Should we even bother? Examining the Relevance of Teaching Legacy Technologies.
George Stuart Nezlek University of Wisconsin Milwaukee
Mark Frydenberg Bentley University
Anthony Serapiglia St. Vincent College
Objectives Many introductory IS, CIS, MIS, ITM, etc., courses incorporate an often extensive overview of typical information technologies for input, output, storage, networking, etc. As we move towards a cloud-based digital universe where individuals as well as organizations tend to increasingly rely on portable technologies that differ far more in form rather than substance (e.g. iPhones v. Androids) an issue surfaces concerning just how significant the technology overview portion of most introductory courses actually is. Is it really necessary? Is it just a history segment so older faculty can feel comfortable presenting the material they grew up with and a domain in which they are genuinely experts, even if students see absolutely no relevance to the presentation? Or, is it still the most important part of any useful introductory course? Our panel will consider the end points of this continuum and points in-between, as well as offering insights into how to possibly scale back the introduction to potentially irrelevant technologies and scale up the introduction to using those technologies effectively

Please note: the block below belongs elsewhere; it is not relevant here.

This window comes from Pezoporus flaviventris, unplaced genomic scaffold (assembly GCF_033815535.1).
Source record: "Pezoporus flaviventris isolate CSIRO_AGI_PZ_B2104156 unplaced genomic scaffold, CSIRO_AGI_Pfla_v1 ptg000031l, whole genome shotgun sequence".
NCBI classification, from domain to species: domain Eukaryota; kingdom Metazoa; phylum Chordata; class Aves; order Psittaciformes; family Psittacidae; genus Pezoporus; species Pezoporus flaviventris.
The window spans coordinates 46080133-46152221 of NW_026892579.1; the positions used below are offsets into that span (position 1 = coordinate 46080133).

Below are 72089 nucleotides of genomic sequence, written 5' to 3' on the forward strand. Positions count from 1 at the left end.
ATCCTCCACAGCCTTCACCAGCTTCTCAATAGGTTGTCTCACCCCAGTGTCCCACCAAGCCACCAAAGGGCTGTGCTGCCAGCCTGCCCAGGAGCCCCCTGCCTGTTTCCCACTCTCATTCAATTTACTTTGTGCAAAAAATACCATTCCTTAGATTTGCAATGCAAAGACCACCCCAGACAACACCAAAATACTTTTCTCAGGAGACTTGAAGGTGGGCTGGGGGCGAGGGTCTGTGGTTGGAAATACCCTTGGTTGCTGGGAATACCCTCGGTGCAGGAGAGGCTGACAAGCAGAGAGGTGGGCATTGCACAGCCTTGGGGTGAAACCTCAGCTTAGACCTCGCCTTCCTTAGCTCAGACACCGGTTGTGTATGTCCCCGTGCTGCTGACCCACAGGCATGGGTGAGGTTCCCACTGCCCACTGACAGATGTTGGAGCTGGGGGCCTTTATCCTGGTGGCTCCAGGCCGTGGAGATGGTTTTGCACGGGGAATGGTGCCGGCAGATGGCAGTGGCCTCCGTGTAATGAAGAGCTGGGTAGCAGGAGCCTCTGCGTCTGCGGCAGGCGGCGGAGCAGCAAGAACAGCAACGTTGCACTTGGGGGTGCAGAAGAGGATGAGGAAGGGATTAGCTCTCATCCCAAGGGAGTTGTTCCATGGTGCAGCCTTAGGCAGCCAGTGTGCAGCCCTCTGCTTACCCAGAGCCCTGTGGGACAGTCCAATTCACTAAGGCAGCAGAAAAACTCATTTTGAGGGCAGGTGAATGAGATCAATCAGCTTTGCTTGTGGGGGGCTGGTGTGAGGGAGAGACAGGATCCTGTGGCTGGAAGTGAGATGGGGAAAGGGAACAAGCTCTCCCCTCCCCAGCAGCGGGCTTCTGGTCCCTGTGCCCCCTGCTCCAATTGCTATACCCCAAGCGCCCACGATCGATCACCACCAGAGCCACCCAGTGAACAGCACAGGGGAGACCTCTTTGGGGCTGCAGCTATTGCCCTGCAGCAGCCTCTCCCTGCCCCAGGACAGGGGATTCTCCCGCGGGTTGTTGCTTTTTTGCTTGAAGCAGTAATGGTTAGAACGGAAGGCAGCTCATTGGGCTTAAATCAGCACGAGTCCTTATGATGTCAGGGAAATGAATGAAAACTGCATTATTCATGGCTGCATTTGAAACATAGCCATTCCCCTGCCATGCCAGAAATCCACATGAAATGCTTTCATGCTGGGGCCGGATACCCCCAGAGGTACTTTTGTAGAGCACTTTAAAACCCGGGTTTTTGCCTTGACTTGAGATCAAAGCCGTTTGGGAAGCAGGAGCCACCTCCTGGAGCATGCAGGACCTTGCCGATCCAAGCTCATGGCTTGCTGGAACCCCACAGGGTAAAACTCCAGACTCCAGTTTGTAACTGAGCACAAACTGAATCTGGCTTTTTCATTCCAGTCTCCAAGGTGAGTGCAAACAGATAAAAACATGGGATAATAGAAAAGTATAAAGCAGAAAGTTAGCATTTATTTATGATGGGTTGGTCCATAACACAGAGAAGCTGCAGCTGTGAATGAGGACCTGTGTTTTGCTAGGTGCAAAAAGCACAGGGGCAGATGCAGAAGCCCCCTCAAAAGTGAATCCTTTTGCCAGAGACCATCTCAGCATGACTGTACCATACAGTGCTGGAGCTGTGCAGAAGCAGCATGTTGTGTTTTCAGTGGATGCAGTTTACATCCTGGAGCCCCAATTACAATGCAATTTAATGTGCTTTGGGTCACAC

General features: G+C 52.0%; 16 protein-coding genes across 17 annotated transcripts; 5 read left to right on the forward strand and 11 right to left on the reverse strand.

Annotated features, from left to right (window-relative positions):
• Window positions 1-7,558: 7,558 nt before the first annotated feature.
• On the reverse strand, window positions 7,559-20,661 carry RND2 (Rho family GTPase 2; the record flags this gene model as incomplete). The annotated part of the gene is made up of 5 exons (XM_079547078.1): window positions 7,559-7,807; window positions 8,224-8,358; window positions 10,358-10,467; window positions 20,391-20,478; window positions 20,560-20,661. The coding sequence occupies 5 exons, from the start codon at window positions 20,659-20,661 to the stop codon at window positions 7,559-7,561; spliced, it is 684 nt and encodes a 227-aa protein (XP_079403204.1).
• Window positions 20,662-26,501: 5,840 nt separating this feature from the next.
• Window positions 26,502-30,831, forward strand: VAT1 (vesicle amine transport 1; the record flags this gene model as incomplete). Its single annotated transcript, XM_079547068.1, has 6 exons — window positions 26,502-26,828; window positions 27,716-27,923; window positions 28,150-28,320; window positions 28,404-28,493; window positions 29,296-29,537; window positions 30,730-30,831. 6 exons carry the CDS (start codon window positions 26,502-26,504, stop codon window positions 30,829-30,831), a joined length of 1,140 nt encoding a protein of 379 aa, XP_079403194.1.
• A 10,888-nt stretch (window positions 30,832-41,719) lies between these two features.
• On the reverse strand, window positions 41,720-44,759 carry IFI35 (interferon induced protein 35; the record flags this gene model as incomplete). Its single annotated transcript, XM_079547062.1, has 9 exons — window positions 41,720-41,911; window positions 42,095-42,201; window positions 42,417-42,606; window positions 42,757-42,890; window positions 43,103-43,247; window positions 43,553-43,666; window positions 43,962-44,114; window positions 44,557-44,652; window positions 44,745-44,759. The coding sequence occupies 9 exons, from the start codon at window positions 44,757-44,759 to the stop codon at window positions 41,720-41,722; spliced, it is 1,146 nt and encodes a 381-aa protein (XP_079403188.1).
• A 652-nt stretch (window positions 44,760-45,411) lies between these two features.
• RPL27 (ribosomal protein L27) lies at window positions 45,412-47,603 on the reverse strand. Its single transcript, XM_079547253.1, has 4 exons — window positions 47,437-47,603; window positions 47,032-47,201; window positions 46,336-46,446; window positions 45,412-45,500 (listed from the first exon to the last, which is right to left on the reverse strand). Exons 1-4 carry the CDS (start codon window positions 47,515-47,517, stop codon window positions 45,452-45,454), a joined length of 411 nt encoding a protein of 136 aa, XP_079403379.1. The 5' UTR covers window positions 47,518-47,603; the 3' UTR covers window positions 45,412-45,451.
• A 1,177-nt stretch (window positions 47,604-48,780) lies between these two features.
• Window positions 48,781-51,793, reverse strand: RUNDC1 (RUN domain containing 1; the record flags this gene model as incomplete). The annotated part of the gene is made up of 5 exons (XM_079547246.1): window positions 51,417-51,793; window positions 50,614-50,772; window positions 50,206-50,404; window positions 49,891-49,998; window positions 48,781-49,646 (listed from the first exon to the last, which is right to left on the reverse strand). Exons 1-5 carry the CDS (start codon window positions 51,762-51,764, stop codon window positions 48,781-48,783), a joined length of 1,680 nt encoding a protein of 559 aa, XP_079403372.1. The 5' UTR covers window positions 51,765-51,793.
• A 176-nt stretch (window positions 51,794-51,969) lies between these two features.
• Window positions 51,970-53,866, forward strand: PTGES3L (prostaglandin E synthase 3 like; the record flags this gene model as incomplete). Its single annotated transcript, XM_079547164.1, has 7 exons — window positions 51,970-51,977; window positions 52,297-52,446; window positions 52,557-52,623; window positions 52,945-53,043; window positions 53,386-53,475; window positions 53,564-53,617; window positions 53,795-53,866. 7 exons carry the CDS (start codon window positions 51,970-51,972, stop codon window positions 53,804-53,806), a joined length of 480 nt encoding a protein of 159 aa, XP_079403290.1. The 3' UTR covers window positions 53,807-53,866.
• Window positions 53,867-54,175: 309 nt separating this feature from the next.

Targeted Attendees Faculty involved in the design and delivery of introductory level courses in IT related disciplines
Recommended Citation: Nezlek, G. S., Frydenberg, M., Louch, M., Serapiglia, A., (2015). Should we even bother? Examining the Relevance of Teaching Legacy Technologies.. Proceedings of the EDSIG Conference, (2015) n.3553, Wilmington, NC.